The Miami Herald recently began a series detailing sexual abuse and other violence inflicted on prisoners at the institution, which, with more than 3,000 inmates, is the largest women’s prison in the nation. Former inmates, and some current ones, told of a sexual barter system that, on the outside, would be prostitution.
But it’s a felony for a prison staff member to have sex with an inmate. “Consent” — and we put quotation marks around that word on purpose — is not possible when one person has custodial control over another. Whether they duck into a broom closet with a guard to gain extra privileges, or because he threatens to have them written up for infractions that might get them thrown in solitary, prisoners can’t consent to sex.
Women told the Herald that if inmates complained, an internal investigation was likely to either exonerate the officer or be closed as “inconclusive” — just he-said, she-said. There aren’t usually witnesses to sex crimes and, if there are, credibility of convicted felons is easy to challenge.
DOC Secretary Julie Jones, the first woman to head the state’s biggest department, has fired scores of prison employees all over the state for brutality and cover-up of inmate abuse, among other illegalities. Some Lowell officers have been fired, reprimanded, suspended or transferred to male institutions.
The Tampa Tribune — Tampa’s Riverwalk a big piece of downtown’s revival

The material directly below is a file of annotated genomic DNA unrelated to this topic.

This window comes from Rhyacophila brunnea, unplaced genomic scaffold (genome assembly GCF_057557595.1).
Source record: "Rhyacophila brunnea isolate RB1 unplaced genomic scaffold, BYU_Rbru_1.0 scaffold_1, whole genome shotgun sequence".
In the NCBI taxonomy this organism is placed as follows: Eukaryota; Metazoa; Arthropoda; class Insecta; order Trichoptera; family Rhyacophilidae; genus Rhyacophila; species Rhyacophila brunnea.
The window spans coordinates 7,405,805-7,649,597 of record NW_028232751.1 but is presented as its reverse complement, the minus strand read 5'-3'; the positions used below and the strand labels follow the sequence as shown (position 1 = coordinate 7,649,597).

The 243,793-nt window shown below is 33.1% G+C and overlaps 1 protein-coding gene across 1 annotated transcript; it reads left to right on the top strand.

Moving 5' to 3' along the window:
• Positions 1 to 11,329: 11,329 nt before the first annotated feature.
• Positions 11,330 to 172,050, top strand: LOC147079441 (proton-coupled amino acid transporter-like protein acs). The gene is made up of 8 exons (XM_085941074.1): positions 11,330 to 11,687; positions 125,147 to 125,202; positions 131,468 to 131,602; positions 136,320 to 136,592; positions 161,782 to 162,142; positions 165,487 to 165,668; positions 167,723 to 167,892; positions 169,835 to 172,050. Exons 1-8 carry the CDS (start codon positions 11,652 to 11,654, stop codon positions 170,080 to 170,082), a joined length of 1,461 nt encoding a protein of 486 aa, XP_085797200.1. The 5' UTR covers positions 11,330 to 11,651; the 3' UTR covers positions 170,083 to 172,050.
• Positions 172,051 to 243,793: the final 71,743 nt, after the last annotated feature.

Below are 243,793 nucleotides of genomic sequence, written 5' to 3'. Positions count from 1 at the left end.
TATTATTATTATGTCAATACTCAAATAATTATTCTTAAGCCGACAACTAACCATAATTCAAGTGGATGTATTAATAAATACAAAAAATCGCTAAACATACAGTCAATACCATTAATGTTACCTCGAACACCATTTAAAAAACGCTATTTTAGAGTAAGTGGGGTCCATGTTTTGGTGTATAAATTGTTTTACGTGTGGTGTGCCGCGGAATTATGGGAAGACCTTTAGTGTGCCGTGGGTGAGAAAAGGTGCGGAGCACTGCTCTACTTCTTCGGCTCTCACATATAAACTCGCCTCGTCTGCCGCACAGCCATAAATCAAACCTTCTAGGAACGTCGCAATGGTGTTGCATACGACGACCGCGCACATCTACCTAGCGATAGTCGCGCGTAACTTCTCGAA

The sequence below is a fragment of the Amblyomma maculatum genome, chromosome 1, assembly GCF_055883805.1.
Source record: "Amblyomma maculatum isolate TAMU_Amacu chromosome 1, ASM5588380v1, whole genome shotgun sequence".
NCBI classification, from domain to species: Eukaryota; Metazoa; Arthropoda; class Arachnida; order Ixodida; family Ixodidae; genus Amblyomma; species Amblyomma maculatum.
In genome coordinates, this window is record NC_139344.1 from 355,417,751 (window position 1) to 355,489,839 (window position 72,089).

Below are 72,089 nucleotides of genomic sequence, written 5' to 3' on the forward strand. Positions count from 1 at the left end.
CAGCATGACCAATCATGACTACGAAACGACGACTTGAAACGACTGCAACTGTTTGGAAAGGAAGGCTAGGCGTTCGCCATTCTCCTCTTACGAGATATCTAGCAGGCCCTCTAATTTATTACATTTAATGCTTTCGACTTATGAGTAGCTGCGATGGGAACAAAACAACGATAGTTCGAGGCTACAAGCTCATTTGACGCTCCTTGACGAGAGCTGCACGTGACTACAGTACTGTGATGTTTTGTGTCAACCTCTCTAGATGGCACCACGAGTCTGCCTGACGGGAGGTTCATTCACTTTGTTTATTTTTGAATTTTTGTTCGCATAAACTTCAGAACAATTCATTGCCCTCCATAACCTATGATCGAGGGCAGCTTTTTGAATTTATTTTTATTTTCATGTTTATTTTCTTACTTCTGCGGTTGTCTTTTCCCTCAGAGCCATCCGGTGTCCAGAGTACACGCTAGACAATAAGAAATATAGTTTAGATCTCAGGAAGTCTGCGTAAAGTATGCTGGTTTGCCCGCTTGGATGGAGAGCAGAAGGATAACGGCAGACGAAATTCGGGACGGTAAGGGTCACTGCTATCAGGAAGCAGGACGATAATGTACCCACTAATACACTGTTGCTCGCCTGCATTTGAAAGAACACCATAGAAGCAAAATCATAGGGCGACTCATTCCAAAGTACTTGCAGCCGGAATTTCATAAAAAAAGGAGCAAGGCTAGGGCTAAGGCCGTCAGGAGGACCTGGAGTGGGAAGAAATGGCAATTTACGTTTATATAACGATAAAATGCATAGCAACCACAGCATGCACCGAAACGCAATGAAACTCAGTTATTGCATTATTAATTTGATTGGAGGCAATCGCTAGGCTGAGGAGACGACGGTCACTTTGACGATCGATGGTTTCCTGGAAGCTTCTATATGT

The wildly successful Riverwalk will mark another milestone Monday when construction begins on the final downtown stretch along the Hillsborough River’s eastern shoreline.
Workers will begin constructing a path that connects the Straz Center to Water Works Park to the north, where the renovated public park and Ulele restaurant have infused new life into that part of town.
When completed, walkers, joggers and cyclists will have an uninterrupted walkway stretching 2.4 miles from the Tampa Bay History Center on the southern end to the park on the northern end.
The entire $33 million Riverwalk project — paid for with a mix of city funds, private donations and grants — is already paying dividends for Tampa. With the opening in March of a stretch running beneath the Kennedy Boulevard Bridge, the Riverwalk immediately turned into a popular destination.
It now represents a key piece of the city’s downtown revival and is helping to attract more development. The Straz plans to build an entryway near the river as well as a waterfront restaurant, stores and amphitheater. A residential tower will rise along the river near the Straz and be home to 500 residents, adding to the 6,000 who now call downtown home.
And as the Tribune’s Jerome R. Stockfisch reports, developers are now interested in extending the Riverwalk north from downtown into Tampa Heights. A riverfront walkway along the western downtown shoreline is being contemplated. That will surely enhance the development prospects for that side of the river.